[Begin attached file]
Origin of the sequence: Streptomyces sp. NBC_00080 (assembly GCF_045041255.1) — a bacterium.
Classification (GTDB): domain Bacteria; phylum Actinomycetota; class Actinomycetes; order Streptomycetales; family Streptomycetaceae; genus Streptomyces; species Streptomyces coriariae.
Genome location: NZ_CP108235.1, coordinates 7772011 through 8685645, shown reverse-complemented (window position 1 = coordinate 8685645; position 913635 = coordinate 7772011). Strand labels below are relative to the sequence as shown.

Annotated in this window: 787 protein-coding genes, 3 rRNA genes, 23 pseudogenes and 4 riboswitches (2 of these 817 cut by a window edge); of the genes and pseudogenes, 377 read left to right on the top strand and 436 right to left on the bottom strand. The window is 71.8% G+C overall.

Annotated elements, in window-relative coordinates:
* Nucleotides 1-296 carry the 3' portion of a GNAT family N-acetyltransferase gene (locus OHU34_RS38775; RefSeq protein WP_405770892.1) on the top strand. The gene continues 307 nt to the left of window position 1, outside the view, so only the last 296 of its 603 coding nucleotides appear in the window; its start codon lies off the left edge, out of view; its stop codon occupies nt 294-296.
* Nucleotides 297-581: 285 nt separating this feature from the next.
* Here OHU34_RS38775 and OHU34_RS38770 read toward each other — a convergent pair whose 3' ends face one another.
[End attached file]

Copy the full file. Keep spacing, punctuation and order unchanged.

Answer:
Origin of the sequence: Streptomyces sp. NBC_00080 (assembly GCF_045041255.1) — a bacterium.
Classification (GTDB): domain Bacteria; phylum Actinomycetota; class Actinomycetes; order Streptomycetales; family Streptomycetaceae; genus Streptomyces; species Streptomyces coriariae.
Genome location: NZ_CP108235.1, coordinates 7772011 through 8685645, shown reverse-complemented (window position 1 = coordinate 8685645; position 913635 = coordinate 7772011). Strand labels below are relative to the sequence as shown.

Annotated in this window: 787 protein-coding genes, 3 rRNA genes, 23 pseudogenes and 4 riboswitches (2 of these 817 cut by a window edge); of the genes and pseudogenes, 377 read left to right on the top strand and 436 right to left on the bottom strand. The window is 71.8% G+C overall.

Annotated elements, in window-relative coordinates:
* Nucleotides 1-296 carry the 3' portion of a GNAT family N-acetyltransferase gene (locus OHU34_RS38775; RefSeq protein WP_405770892.1) on the top strand. The gene continues 307 nt to the left of window position 1, outside the view, so only the last 296 of its 603 coding nucleotides appear in the window; its start codon lies off the left edge, out of view; its stop codon occupies nt 294-296.
* Nucleotides 297-581: 285 nt separating this feature from the next.
* Here OHU34_RS38775 and OHU34_RS38770 read toward each other — a convergent pair whose 3' ends face one another.